Saturday night was much warmer, as expected. In the fall, mountains experience a temperature inversion from day to night where the cool temperatures fall into the deep vallies and the warm temperatures rise to the high elevations. As a result, we had a very pleasant night by Mirror Lake. In fact, after eating dinner and packing away the food, we sat out on the rocks looking at the stars.

We spent a relaxed Sunday morning enjoying the area around Mirror Lake. Originally, we had tenative plans to hike up to the summit of Eagle Cap, return and pack up camp and move about 3-4 miles down to Horseshoe Lake and hike out the last 9 miles on Monday. However, we were still tired from our 10 miles of hiking on Saturday, so we decided that a summit of Eagle Cap would have to happen on another trip. Then, pressed with the option of camping at Horseshoe Lake or continuing on into the Valley for a shorter hike out on Monday, we decided it would make more sense for the latter option so that we weren’t getting home super late. Regardless, we left our camp at Mirror Lake around noon and headed down along the lakes, taking short breaks at Moccasin, Douglas, Lee Lakes. We stopped for a long lunch at Horseshoe Lake and found a great jumping rock to plunge into the cold water. Surprisingly, Horseshoe Lake wasn’t too cold and the swim was quite refreshing for a hot day.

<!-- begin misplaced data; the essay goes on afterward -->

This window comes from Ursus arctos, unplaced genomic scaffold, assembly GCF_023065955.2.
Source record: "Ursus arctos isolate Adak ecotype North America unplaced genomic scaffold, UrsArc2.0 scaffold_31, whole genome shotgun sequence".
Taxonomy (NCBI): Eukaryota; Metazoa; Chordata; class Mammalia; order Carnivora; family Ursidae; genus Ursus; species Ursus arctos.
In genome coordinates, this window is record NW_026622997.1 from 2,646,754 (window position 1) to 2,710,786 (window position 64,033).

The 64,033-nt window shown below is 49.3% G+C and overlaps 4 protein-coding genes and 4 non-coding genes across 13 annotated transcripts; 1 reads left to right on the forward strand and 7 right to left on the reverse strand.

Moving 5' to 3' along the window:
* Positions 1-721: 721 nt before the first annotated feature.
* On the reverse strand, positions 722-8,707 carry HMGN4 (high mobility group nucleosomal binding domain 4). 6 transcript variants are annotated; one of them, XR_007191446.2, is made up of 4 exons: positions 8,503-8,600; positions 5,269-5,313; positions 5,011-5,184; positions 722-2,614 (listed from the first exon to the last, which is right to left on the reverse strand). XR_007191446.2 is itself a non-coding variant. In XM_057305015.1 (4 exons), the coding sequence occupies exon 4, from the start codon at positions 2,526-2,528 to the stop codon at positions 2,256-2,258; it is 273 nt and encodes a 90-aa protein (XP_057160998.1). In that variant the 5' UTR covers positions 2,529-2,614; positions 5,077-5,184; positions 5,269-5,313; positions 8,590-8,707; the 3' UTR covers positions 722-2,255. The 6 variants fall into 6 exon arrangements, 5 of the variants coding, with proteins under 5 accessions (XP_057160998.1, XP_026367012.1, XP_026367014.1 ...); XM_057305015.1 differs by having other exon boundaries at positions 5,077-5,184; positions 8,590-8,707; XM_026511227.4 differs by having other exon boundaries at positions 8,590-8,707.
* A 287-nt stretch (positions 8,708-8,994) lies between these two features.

Mirror Lake is definitely the desired destination in the Eagle Cap Wilderness. It’s one of the higher lakes, is centrally located, and sets you up for a nice summit trip to Eagle Cap. But Mirror Lake is also quite popular, and the prime campsites near the water are almost always taken quite early. Despite the popularity, it is easy to find a place that is somewhat secluded and gives the impression that you’re not camping among a crowd. But the other lakes have their advantages too. They are quieter, they have more trees around them, they’re better for fishing, and they have some really awesome campsites. You can be certain to have privacy at these lakes, and still have world class views of the high peaks. The peninsula on Horseshoe Lake offers spectacular views of Pete’s Point and Sentinel Mountain, and from certain angles, you can also glimpse Eagle Cap. Horseshoe is still at 7000 feet, but as the last lake in the chain, it is warmer and more eutrified than the lakes uphill from it. In fact, there are a few nice marshy areas along the trail that look like great amphibian habitat. The water is still clear, and the lake is still deep. But there are likely to be more fish in there than at Mirror Lake.